ANCHORAGE - The Castle Mountain fault, a little-known fault that runs through the Matanuska and Susitna valleys, could produce a strong earthquake, according to a scientific study published this fall.
The Castle Mountain fault is smaller than the Denali fault, which ruptured in early November, causing $20 million in damage to Alaska's Interior. But it is similar.
"It's the only active fault that comes to the surface in Southcentral Alaska," geologist Peter Haeussler, a leading earthquake researcher with the U.S. Geological Survey in Anchorage, told the Anchorage Daily News.
The Castle Mountain fault cuts under the Parks Highway near the Alaska Railroad overpass in Houston, about 30 miles north of Anchorage. Its western trace creases the forest and swamp between Big Lake and Willow for miles.
Haeussler and two other geologists found that magnitude 6 or 7 temblors have ruptured the Castle Mountain fault every 700 years over the past 2,800 years. It has been at least 650 years since the last one struck, so a quake of similar force could hit any time within the next 50 to 100 years.
"I'd personally try to avoid living within six miles of this thing," Haeussler said. "You wouldn't want to put any critical facilities on top of it."
In a November disaster workshop sponsored by the U.S. Army Corps of Engineers, a "worst-case" magnitude 7.5 quake in a fault near the Chugach Mountains devastated Anchorage. The scenario projected up to 270 deaths and 10,000 injuries. Some 9,000 buildings might be destroyed, and 52 bridges might fall. Power would fail, phone lines go down. Damage could run as high as $5.9 billion.
The Castle Mountain fault is part of a vast network of cracks and folds in the surface layers of the Earth, all of them generated by the collision of immense crustal plates. Its band of pulverized, shattered bedrock may have drawn the paths taken by the Matanuska Glacier and the Little Susitna River, Haeussler said.
"The early history of all these faults is a bit mushy," he said. "But there is strong evidence that the Castle Mountain fault has been active on the order of 45 million years."
Castle Mountain isn't the only Southcentral fault with such potential. A few years ago, Haeussler and other scientists published a different study that found hidden earthquake danger beneath Cook Inlet in the same geologic structures that trapped oil and natural gas reserves. These faults could also produce magnitude 6 to 7 quakes, the scientists said.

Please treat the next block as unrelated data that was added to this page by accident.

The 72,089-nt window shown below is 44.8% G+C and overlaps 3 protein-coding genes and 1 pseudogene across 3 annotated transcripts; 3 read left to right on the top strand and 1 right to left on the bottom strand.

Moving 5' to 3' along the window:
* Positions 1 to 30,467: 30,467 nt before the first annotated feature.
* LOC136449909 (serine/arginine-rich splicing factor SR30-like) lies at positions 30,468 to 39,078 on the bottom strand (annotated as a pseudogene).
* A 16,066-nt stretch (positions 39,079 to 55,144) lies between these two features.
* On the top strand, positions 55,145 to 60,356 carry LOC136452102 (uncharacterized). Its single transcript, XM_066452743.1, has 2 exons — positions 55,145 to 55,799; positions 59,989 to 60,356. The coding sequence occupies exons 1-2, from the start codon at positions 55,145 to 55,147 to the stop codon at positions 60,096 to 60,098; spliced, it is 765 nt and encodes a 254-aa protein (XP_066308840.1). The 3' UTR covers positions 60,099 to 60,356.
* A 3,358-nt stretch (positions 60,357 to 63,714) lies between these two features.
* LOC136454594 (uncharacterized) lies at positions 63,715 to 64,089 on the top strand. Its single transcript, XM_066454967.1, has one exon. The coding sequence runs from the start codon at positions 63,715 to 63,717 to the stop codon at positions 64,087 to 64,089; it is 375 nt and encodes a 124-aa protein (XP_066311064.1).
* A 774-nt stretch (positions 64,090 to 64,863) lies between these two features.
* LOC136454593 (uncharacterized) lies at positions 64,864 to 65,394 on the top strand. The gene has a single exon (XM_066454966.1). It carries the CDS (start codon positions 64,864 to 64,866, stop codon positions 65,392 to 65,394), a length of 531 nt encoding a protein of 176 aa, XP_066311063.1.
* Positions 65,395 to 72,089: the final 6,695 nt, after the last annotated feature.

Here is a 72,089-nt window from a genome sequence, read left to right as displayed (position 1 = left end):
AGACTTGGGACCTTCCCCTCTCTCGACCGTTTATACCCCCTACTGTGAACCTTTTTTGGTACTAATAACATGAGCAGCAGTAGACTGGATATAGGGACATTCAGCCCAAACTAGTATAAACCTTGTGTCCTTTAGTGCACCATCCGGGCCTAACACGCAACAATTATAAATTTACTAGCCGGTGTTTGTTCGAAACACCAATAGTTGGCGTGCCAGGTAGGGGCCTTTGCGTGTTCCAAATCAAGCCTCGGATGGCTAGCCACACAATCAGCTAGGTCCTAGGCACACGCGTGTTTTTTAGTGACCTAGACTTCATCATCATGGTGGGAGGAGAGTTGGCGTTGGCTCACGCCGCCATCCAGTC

Most people living near the Castle Mountain fault probably don't know it exists. Ken Hudson, chief of code enforcement for the Matanuska-Susitna Borough, said the borough has no building codes or earthquake zoning, so the location of the fault isn't drawn on property maps.
Houston Mayor Dale Adams said Houston residents understand they live in earthquake country.
"It's just living in Alaska, and we know it's going to happen someday," he said. "I'm not sure what we can do about it, other than have an emergency plan."
Bea Adler, a hazards planner working with the Matanuska-Susitna Borough, said people need to be prepared to be completely on their own for at least a week.
"That means food, water, diapers, medicine, an alternative heating source. ... In a situation like this, Alaska becomes an island. It is perfectly believable to think that we could have areas completely isolated," she said.
The eastern section of the fault has rattled Sutton twice in recent years, producing a 5.7 magnitude quake in 1983 and a 4.6 quake in 1996.
Sutton resident Clancey O'Rourke was working in the coal digs at Wishbone Hill during the 1996 event. The ground seemed to roll, and rocks slid in the mountains, but not much else happened.
"There was always a little bit of ground shaking going on up there on Castle Mountain," said O'Rourke, who lived for seven years by the fault itself. "Maybe we get a little shake, rattle and roll, and it's over. It stirs your hot chocolate a little bit and that's it."
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